G-Pare: A Visual Analytic Tool for Comparative Analysis of Uncertain Graphs
There are a growing number of machine learning algorithms which operate on graphs, spawning a need for tools that help users make sense of the output of these algorithms. In this work, we examine machine learning algorithms which predict the labels for the nodes in a graph, which we refer to as node labeling algorithms. Node labeling algorithms take as input a graph and output a probability distribution over the labels of the nodes in the graph. Examples include predicting which customers will recommend products to their friends in a viral marketing campaign, predicting the topics of publications in a citation network, or predicting the political affiliations of people in a social network. We refer to the output of a node labeling algorithm as an uncertain graph, and are interested in the problem of comparing and contrasting the output of different algorithms. We have developed G-Pare, a visual analytic tool for comparing uncertain graphs. G-Pare provides several different views which allow users to obtain a global overview of the algorithms' output, as well as focused views that show subsets of nodes of interest. By providing an adaptive exploration environment, G-Pare guides the users to places in the graph where two algorithms' predictions agree and places where they disagree. This enables the user to follow cascades of misclassifications by comparing the algorithms' outcome with the ground truth. After describing the features of G-Pare, we illustrate its utility through several use cases based on networks from different domains.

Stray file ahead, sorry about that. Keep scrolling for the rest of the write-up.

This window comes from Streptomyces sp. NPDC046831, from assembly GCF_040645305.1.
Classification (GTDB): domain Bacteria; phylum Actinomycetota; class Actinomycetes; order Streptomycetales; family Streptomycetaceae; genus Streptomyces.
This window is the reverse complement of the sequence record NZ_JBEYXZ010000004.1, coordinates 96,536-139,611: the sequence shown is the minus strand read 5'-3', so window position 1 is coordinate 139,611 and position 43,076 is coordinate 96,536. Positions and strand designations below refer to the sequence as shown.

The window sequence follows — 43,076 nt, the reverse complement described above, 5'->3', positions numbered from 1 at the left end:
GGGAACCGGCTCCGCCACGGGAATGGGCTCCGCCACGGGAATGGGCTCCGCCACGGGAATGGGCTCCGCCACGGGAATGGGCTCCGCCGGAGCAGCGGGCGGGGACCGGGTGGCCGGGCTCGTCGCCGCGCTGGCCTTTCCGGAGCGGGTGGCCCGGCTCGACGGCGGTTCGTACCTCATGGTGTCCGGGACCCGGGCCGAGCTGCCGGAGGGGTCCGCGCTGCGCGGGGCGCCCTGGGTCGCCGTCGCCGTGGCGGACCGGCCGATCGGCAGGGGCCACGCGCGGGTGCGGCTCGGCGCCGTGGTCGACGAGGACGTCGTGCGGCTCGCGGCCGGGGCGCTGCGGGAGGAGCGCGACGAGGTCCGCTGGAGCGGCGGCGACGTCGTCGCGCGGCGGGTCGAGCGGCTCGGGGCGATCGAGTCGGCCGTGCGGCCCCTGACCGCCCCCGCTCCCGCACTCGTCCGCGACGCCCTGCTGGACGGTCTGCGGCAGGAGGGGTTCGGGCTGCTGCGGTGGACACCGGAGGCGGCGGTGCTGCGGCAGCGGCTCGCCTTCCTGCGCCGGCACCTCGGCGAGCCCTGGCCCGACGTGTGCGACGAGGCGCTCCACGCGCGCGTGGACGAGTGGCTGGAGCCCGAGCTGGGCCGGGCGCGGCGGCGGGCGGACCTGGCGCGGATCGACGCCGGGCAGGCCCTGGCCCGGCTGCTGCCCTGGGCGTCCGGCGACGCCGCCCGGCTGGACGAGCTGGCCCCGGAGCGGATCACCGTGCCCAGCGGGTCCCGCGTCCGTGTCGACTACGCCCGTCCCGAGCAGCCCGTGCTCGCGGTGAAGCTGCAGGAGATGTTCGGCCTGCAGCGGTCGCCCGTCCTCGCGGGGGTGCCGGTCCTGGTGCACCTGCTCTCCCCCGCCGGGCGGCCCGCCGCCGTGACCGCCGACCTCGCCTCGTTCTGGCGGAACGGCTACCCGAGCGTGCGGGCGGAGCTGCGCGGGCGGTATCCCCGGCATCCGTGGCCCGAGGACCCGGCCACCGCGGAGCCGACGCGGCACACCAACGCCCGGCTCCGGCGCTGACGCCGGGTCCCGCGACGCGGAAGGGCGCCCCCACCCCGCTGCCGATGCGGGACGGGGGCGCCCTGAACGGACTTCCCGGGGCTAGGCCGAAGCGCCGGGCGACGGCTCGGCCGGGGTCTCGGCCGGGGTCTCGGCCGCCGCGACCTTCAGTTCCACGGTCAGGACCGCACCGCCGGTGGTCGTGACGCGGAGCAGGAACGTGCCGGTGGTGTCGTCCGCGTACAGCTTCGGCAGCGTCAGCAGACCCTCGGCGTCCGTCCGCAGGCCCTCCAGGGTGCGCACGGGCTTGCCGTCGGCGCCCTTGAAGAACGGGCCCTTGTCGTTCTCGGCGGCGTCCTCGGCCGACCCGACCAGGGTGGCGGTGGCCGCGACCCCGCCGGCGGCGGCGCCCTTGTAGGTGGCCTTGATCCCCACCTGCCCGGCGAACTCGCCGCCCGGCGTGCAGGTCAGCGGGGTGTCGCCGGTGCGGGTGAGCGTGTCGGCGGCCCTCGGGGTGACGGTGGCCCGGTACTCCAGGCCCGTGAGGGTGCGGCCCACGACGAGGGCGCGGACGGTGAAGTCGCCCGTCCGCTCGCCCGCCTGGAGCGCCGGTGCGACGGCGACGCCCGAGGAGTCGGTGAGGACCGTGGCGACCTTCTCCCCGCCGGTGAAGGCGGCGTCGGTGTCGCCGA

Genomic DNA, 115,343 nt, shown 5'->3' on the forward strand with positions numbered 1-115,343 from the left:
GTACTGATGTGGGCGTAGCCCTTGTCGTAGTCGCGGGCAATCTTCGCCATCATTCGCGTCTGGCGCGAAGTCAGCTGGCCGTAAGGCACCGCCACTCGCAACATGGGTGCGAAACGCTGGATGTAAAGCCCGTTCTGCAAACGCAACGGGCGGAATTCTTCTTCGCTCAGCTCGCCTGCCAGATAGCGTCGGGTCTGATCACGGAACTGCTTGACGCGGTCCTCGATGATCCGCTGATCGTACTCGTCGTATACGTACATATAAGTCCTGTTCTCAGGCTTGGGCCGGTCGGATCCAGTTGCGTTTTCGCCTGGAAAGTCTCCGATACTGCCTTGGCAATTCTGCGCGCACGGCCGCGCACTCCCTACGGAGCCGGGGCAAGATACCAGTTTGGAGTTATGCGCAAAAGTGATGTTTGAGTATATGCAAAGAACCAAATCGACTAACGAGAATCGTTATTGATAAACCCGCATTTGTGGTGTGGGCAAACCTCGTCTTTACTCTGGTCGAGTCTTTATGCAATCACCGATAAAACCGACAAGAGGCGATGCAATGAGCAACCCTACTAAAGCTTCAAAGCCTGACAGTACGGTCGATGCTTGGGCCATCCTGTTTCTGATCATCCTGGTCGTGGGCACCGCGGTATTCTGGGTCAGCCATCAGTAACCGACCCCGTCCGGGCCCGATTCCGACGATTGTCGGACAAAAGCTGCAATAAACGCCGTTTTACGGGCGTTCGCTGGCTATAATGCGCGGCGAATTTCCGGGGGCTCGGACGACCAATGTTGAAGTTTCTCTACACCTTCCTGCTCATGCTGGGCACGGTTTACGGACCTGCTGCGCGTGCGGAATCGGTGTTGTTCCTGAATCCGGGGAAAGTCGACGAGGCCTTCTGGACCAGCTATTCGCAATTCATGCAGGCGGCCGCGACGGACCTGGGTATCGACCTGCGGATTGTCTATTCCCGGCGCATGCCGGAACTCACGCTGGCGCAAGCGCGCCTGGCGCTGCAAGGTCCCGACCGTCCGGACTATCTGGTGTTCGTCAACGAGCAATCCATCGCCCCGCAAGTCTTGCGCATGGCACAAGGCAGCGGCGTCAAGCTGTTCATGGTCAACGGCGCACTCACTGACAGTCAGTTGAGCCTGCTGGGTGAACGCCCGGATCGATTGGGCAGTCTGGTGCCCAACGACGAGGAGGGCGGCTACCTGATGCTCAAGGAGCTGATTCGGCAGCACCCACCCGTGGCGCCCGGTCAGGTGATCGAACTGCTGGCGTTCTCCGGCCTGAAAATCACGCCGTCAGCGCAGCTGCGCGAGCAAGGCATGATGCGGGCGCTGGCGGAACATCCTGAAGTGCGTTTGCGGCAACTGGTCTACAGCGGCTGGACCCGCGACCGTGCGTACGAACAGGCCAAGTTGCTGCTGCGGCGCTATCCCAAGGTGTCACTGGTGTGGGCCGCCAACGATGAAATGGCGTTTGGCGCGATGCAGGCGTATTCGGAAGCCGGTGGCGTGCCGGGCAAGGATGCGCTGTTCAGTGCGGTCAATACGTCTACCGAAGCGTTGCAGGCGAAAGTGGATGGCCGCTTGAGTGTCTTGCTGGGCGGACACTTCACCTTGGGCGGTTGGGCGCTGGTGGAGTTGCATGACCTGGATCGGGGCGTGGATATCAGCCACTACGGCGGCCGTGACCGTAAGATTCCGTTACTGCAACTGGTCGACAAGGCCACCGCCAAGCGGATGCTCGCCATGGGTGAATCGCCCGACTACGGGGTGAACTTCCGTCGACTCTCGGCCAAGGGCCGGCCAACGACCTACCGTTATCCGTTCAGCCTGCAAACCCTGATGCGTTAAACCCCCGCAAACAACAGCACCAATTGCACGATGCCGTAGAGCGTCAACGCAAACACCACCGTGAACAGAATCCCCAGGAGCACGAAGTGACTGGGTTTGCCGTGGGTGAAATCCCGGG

Hossam Sharara, PhD Student, Computer Science
Awalin Sopan, PhD Student, Computer Science
Galileo Namata, PhD Student, Computer Science
Lise Getoor, Associate Professor, University of Maryland
Lisa Singh, Associate Professor, Georgetown University
G-PARE: A Visual Analytic Tool for Comparative Analysis of Uncertain Graphs
Hossam Sharara, Awalin Sopan, Galileo Namata, Lise Getoor, Lisa Singh
IEEE Conference on Visual Analytics Science and Technology, 2011 (VAST '11).
This work was supported in part by the FODAVA program from NSF Grant #CCF0937094.